St Luke's C of E Primary School

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PSHE at St Luke's

“Personal, Social, Health and Economic (PSHE) education is a school subject through which pupils develop the knowledge, skills and attributes they need to manage their lives, now and in the future. These skills and attributes help pupils to stay healthy, safe, and prepare them for life and work in modern Britain. PSHE education helps pupils to achieve their academic potential, and leave school equipped with skills they will need throughout later life.”

-PSHE Association, 2016

Our Intent for PSHE

At St Luke's, we follow the Jigsaw scheme to deliver PSHE. Jigsaw brings together PSHE Education, emotional literacy, social skills and spiritual development in a comprehensive scheme of learning. It is a whole school approach, with all year groups working on the same theme (Puzzle) at the same time.

With the Jigsaw approach, mindfulness is developed through the ‘Calm Me’ time in each piece (lesson). This consists of breathing techniques, awareness exercises and visualisations. Mindfulness is a vital tool for life: not only does it support the regulation of emotion and build emotional resilience but also enhances focus and concentration; both helping to optimise learning for our children!

How we Implement the PSHE Curriculum

There are six Puzzles in Jigsaw that are designed to progress in sequence from September to July:

Being Me in My World
Celebrating Difference (including anti-bullying)
Dreams and Goals
Healthy Me
Relationships
Changing Me (including Sex Education)

Each Piece has two Learning Intentions: one is based on specific PSHE learning (covering the non-statutory national framework for PSHE Education but enhanced to address children’s needs today); and one is based on emotional literacy and social skills (covering the SEAL learning intentions but also enhanced). The enhancements mean that Jigsaw is relevant to children living in today’s world as it helps them understand and be equipped to cope with issues like body image, cyber and homophobic bullying, and internet safety.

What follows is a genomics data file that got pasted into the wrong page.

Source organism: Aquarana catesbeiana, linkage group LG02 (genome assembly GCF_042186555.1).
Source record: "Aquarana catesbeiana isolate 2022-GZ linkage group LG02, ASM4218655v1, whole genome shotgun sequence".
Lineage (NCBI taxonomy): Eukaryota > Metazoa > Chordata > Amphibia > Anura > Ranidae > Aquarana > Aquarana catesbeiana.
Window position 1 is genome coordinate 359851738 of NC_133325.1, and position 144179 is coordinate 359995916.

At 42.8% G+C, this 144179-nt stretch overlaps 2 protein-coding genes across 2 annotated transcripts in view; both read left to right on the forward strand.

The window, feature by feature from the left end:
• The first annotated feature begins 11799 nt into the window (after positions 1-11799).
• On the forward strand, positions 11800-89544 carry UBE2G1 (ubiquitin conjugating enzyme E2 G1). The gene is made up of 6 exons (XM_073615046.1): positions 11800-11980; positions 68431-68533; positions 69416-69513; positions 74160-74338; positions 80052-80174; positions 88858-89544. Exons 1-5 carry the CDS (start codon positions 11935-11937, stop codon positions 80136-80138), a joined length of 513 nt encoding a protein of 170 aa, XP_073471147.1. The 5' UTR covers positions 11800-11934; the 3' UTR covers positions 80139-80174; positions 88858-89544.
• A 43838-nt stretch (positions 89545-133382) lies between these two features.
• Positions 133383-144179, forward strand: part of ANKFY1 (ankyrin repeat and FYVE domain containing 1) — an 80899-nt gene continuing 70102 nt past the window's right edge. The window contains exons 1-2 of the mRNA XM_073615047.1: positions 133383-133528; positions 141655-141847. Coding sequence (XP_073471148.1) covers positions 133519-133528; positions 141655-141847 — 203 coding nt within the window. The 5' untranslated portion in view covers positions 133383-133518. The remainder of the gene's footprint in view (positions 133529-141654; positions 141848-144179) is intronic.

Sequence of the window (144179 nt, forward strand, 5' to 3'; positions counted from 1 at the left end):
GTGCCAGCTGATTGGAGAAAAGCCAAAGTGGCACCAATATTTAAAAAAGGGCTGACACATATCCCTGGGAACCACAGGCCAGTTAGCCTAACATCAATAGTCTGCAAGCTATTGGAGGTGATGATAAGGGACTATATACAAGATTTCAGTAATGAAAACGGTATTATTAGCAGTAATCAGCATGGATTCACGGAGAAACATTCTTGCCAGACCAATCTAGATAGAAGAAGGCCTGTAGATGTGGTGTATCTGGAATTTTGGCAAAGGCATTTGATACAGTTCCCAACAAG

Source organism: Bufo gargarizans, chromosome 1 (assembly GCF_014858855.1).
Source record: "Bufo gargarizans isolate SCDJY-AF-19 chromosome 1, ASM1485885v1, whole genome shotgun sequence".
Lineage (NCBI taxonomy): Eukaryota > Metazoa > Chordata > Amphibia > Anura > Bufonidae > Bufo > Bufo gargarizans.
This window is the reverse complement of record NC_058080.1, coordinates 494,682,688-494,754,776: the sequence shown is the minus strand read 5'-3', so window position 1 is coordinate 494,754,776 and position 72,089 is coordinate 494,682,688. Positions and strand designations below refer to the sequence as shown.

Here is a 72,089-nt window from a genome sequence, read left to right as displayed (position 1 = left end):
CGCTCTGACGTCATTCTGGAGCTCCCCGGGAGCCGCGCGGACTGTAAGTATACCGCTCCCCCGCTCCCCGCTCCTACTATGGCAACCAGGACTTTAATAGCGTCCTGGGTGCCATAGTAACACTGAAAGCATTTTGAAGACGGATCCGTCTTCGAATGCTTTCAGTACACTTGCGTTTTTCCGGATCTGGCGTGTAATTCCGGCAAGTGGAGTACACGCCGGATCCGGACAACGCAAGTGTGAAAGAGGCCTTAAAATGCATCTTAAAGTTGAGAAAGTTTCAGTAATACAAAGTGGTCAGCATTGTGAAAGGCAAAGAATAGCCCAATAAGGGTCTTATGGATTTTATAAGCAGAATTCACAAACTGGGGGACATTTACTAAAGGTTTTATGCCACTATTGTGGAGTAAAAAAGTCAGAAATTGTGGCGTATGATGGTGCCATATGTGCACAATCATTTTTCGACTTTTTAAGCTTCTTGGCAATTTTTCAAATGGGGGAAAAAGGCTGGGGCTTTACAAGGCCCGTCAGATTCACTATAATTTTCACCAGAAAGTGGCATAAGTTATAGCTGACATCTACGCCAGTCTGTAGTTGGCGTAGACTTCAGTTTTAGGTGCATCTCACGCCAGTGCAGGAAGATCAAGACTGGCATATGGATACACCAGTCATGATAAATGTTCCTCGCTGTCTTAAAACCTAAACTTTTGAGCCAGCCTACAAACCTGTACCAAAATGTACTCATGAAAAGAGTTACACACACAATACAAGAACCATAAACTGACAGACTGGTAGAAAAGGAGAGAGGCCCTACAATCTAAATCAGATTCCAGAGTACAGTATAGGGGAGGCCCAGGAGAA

The creation of Jigsaw is motivated by the genuine belief that if attention is paid to supporting children’s personal development in a structured and developmentally appropriate way, this will not only improve their capacity to learn (across the curriculum) but will ultimately improve their life chances. That’s why Jigsaw is completely child-focussed.

This is reflected in the innovative way that Pieces (lessons) are structured:

Connect us – This section is designed to maximise social skills, to engender positive relationships and enhance collaborative learning.

Calm me - This section aims to still the children’s minds, relaxing them and quietening their emotions to a place of optimum learning capacity. This will also engender a peaceful atmosphere within the classroom. It is an invaluable life skill which also enhances reflection and spiritual development.

Tell me or show me - This section is used to introduce new information, concepts and skills, using a range of teaching approaches and activities.

Let me learn - Following Piaget’s learning model, after receiving new information/concepts, children need to manipulate, use, and play with that new information in order for it to make sense to them and for them to ‘accommodate’ it into their existing learning.

Help me reflect -Throughout Jigsaw, children are encouraged to reflect on their learning experiences and their progress. By reflecting, children can process and evaluate what they have learnt, which enables them to consolidate and apply their learning.

Assessment and Recording

PSHE learning is recorded in PSHE class books: these books contain a range of evidence of the children’s learning, which can include –but is not limited to- photocopies of cross-curricula learning; children’s verbal or written comments; photographic evidence of activities and experiences.

Teachers assess children’s knowledge, understanding and skills in PSHE by making observations and notes of children’s comments during lessons. As part of our assessment for learning process (and in line with our school’s assessment policy), children will receive both verbal and written feedback in order to aid progress in the subject (where appropriate).